Be that as it may, I believe the surveys Ms. Browning quotes generally underestimate what institutional investment advisors spend on research and ‘other services’. Such under-reporting is caused, partially, by a reluctance to admit what portion of institutional clients’ commissions is spent on research & ‘other services’, and partially because some commenters really don’t know how much of their clients’ brokerage commissions are used for ‘research’.
It seems safe to assume that if institutional executions can be accomplished at an average of 1.5 cents per-share advisors who are paying 5 cents per share are paying three and a half cents per share for other service including ‘research’. That means that about 66.66% of the commission pays for research and “other unidentified services”.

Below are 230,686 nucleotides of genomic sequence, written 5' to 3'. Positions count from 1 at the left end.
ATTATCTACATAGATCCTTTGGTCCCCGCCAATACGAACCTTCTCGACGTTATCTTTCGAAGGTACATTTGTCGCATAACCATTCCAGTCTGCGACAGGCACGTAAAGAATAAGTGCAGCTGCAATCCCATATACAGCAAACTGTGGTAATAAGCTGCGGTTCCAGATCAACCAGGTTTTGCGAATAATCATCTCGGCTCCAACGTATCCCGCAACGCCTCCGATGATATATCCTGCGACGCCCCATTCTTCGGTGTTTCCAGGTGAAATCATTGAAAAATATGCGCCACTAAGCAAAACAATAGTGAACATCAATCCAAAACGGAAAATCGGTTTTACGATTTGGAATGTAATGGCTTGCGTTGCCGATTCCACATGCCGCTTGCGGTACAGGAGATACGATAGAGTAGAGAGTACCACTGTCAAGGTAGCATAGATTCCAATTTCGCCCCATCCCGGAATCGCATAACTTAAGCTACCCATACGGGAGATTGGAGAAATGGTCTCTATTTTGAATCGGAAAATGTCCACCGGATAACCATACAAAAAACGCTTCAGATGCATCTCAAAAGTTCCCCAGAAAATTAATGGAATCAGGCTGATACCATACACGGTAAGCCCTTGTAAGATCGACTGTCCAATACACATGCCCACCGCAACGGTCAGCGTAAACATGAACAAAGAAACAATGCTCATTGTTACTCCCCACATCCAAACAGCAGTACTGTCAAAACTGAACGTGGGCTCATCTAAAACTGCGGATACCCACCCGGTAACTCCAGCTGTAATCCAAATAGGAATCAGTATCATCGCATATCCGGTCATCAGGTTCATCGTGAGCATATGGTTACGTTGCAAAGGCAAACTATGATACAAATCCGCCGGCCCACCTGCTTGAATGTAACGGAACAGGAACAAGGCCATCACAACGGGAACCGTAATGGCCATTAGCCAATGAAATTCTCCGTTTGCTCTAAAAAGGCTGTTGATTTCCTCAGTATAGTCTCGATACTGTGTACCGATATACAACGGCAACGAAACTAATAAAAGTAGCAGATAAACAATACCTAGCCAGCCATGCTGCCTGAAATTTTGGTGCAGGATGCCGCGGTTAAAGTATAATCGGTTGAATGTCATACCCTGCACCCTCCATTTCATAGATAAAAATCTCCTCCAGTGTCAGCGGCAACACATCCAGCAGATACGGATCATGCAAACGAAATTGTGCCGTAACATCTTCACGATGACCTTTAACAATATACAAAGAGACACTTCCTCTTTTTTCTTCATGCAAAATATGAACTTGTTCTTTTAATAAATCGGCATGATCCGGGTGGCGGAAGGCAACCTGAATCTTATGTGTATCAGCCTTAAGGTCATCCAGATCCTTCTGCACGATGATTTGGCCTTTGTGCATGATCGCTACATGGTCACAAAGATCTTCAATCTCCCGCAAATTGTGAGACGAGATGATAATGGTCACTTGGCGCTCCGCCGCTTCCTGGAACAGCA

Another interesting point that Ms. Browning’s statement brings to mind, she says, “The educational value and investment recommendations produced by those analysts is not only broad, it is exceedingly valuable: Last year, our recommendations produced a total global return (calculated in local currency) of 19.5% versus the MSCI’s 16.2%.” This statement ignores the fact that it’s one thing to calculate an expected return from the instant one announces investment recommendations, it’s quite another thing to implement the recommendations and achieve that rate of return in an actual investment strategy. I would not dispute her claim about the educational value of Merrill Lynch’s analyst recommendations. “Educational value” is far too subjective to debate.